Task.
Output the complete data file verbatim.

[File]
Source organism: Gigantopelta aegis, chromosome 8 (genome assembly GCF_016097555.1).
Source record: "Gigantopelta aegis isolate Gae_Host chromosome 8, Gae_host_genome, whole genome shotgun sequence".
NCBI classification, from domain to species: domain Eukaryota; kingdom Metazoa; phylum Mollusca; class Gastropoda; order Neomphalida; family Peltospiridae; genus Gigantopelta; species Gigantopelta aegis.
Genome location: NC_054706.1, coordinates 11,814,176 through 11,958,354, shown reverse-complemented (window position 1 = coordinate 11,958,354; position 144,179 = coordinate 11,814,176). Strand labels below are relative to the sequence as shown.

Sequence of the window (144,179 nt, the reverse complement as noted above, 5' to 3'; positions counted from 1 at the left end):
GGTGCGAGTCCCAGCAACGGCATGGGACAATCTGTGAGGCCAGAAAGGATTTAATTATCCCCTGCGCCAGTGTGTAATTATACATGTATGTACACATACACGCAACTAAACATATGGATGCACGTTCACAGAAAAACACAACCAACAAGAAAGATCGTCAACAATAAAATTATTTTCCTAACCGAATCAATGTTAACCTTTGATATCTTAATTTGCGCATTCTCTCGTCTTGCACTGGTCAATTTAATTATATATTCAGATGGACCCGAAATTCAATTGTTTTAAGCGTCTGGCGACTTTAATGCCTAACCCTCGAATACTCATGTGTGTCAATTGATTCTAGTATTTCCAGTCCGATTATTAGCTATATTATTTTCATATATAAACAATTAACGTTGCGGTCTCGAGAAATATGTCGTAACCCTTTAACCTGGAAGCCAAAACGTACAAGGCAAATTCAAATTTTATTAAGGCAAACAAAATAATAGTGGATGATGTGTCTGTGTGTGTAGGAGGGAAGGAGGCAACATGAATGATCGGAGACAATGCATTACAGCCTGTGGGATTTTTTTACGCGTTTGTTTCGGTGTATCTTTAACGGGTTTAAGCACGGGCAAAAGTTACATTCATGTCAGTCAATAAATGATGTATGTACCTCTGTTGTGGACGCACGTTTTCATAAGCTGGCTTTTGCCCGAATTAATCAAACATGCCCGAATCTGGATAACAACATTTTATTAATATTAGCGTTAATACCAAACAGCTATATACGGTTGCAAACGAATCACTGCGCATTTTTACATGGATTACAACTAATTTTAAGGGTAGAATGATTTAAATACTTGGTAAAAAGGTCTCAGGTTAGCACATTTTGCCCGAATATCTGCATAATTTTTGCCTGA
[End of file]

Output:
Source organism: Gigantopelta aegis, chromosome 8 (genome assembly GCF_016097555.1).
Source record: "Gigantopelta aegis isolate Gae_Host chromosome 8, Gae_host_genome, whole genome shotgun sequence".
NCBI classification, from domain to species: domain Eukaryota; kingdom Metazoa; phylum Mollusca; class Gastropoda; order Neomphalida; family Peltospiridae; genus Gigantopelta; species Gigantopelta aegis.
Genome location: NC_054706.1, coordinates 11,814,176 through 11,958,354, shown reverse-complemented (window position 1 = coordinate 11,958,354; position 144,179 = coordinate 11,814,176). Strand labels below are relative to the sequence as shown.

Sequence of the window (144,179 nt, the reverse complement as noted above, 5' to 3'; positions counted from 1 at the left end):
GGTGCGAGTCCCAGCAACGGCATGGGACAATCTGTGAGGCCAGAAAGGATTTAATTATCCCCTGCGCCAGTGTGTAATTATACATGTATGTACACATACACGCAACTAAACATATGGATGCACGTTCACAGAAAAACACAACCAACAAGAAAGATCGTCAACAATAAAATTATTTTCCTAACCGAATCAATGTTAACCTTTGATATCTTAATTTGCGCATTCTCTCGTCTTGCACTGGTCAATTTAATTATATATTCAGATGGACCCGAAATTCAATTGTTTTAAGCGTCTGGCGACTTTAATGCCTAACCCTCGAATACTCATGTGTGTCAATTGATTCTAGTATTTCCAGTCCGATTATTAGCTATATTATTTTCATATATAAACAATTAACGTTGCGGTCTCGAGAAATATGTCGTAACCCTTTAACCTGGAAGCCAAAACGTACAAGGCAAATTCAAATTTTATTAAGGCAAACAAAATAATAGTGGATGATGTGTCTGTGTGTGTAGGAGGGAAGGAGGCAACATGAATGATCGGAGACAATGCATTACAGCCTGTGGGATTTTTTTACGCGTTTGTTTCGGTGTATCTTTAACGGGTTTAAGCACGGGCAAAAGTTACATTCATGTCAGTCAATAAATGATGTATGTACCTCTGTTGTGGACGCACGTTTTCATAAGCTGGCTTTTGCCCGAATTAATCAAACATGCCCGAATCTGGATAACAACATTTTATTAATATTAGCGTTAATACCAAACAGCTATATACGGTTGCAAACGAATCACTGCGCATTTTTACATGGATTACAACTAATTTTAAGGGTAGAATGATTTAAATACTTGGTAAAAAGGTCTCAGGTTAGCACATTTTGCCCGAATATCTGCATAATTTTTGCCTGA